With the bravura storytelling and pungent authenticity of detail she brought to her acclaimed Lymond Chronicles, Dorothy Dunnett, grande dame of the historical novel, presents The House of Niccolo series. The time is the 15th century, when intrepid merchants became the new knighthood of Europe. Among them, none is bolder or more cunning than Nicholas vander Poele of Bruges, the good-natured dyer's apprentice who schemes and swashbuckles his way to the helm of a mercantile empire.
The year is 1471. Within the circus of statecraft, where the lions of Burgundy, Cyprus, England, and Venice stalk and snarl, Nicholas wields a valued whip. Having wrested his little son Jordan from his estranged wife, Gelis, he embarks on the greatest business scheme of his life-- beginning with a journey to Iceland. But while Nicholas confronts merchant knights, polar bears, and the frozen volcanic wastelands of the North, a greater challenge awaits: the vengeful Gelis, whose secrets threaten to topple all Nicholas has achieved. Here is Dorothy Dunnett at her best. Robustly paced, prodigiously detailed, To Lie with Lions renders the quicksands of Renaissance politics as well as the turnings of the human soul, from love to hate and back.
About the Author
Dorothy Dunnett was born in 1923 in Dunfermline, Fife, Scotland. Her time at Gillespie's High School for Girls overlapped with that of the novelist Muriel Spark. From 1940-1955, she worked for the Civil Service as a press officer. In 1946, she married Alastair Dunnett, later editor of The Scotsman. Dunnett started writing in the late 1950s. Her first novel, The Game of Kings, was published in the United States in 1961, and in the United Kingdom the year after. She published 22 books in total, including the six-part Lymond Chronicles and the eight-part Niccolo Series, and co-authored another volume with her husband. Also an accomplished professional portrait painter, Dunnett exhibited at the Royal Scottish Academy on many occasions and had portraits commissioned by a number of prominent public figures in Scotland. She also led a busy life in public service, as a member of the Board of Trustees of the National Library of Scotland, a Trustee of the Scottish National War Memorial, and Director of the Edinburgh Book Festival. She served on numerous cultural committees, and was a Fellow of the Royal Society of Arts. In 1992 she was awarded the Office of the British Empire for services to literature. She died on November 9, 2001, at the age of 78.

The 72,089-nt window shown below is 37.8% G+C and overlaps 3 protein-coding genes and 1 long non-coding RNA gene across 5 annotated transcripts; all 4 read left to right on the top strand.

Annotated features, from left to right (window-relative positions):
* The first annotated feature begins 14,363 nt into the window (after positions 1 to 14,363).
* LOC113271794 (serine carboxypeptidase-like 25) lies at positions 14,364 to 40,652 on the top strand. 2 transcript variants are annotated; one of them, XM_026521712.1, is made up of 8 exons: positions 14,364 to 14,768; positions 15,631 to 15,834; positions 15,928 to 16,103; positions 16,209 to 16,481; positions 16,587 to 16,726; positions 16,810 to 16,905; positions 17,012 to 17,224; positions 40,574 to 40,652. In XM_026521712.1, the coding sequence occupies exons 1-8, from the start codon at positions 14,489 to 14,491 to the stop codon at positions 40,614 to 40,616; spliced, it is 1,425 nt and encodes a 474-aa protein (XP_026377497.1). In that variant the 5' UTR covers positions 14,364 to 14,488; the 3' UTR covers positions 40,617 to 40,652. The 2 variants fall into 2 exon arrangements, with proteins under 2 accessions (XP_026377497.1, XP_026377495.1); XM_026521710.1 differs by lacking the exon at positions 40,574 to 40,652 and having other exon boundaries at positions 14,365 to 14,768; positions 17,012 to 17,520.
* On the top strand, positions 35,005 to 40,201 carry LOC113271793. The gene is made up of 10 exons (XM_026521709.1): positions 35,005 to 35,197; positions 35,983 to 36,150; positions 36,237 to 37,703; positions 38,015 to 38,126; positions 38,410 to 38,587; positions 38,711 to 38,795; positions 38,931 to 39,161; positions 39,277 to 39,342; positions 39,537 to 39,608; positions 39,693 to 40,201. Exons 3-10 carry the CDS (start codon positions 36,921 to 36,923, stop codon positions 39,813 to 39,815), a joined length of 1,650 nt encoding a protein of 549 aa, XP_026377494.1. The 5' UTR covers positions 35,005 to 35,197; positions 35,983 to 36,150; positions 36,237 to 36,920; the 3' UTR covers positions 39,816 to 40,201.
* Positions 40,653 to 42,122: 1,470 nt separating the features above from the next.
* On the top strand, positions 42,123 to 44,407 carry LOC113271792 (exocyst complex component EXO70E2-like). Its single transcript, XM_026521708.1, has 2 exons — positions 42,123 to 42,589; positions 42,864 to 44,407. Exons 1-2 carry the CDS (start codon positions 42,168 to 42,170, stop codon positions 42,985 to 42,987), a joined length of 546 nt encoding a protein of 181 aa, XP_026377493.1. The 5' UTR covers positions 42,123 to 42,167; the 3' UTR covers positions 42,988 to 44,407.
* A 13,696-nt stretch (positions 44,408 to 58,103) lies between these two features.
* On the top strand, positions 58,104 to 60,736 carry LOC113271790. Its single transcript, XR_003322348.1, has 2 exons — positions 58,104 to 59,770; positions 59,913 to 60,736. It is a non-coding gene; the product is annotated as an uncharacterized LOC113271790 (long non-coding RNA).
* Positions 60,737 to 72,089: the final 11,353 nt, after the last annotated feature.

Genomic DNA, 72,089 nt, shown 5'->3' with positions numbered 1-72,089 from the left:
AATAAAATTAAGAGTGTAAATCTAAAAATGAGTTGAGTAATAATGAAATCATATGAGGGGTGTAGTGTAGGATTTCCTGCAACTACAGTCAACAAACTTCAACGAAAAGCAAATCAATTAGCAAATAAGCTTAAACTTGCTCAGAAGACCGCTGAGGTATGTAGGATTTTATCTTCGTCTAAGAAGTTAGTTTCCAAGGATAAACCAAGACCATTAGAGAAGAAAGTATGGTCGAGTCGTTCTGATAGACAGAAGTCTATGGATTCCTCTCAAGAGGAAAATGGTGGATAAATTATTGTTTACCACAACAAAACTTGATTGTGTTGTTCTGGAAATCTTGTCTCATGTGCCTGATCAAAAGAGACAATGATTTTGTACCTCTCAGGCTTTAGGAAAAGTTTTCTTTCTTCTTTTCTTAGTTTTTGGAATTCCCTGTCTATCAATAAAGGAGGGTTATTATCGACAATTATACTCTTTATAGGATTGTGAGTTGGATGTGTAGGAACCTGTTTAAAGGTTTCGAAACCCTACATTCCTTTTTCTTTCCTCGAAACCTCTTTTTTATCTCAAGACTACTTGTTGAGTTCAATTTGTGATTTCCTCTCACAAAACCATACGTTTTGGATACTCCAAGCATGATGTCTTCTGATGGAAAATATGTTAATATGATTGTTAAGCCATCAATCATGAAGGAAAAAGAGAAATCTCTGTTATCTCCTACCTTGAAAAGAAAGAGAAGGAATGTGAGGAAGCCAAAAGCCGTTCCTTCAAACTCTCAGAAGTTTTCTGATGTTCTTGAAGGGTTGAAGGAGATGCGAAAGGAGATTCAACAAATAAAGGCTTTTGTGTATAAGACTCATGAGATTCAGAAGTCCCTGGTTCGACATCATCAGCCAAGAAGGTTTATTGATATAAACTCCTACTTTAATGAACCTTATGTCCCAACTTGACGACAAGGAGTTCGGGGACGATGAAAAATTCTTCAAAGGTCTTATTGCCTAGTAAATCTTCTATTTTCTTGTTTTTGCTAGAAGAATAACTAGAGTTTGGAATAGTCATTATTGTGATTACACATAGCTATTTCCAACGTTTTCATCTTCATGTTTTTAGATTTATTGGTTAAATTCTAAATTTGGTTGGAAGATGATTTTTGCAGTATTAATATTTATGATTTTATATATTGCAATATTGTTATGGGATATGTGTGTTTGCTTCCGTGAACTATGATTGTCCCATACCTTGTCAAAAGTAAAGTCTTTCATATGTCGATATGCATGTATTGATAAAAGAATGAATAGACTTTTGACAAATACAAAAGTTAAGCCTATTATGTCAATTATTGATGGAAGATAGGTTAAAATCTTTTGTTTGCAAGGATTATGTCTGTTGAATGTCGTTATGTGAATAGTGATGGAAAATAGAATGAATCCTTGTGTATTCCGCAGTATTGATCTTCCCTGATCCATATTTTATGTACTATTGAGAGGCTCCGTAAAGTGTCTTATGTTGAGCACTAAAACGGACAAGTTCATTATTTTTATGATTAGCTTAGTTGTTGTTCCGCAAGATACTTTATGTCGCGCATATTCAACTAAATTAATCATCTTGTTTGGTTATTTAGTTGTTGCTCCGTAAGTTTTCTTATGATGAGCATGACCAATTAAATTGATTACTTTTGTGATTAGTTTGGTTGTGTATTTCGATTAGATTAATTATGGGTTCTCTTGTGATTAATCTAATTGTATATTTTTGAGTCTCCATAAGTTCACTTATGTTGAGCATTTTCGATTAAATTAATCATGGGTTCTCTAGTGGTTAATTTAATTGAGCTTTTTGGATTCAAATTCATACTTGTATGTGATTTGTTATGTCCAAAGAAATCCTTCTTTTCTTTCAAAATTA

"Complex and entertaining . . . truly epic . . . Dunnett's great gift is to combine fascinating period settings and genuine historical events with characters of wit, deep emotion and strong desires . . . . New and old fans of Dunnett's fiction will be enthralled." --Booklist
"Gripping . . . vividly rendered . . . a dazzling portrait of Europe's courts and countinghouses in the 15th century . . . the best modern series of historical fiction." --Kirkus Reviews
"The finest living writer of historical fiction"--The Washington Post Book World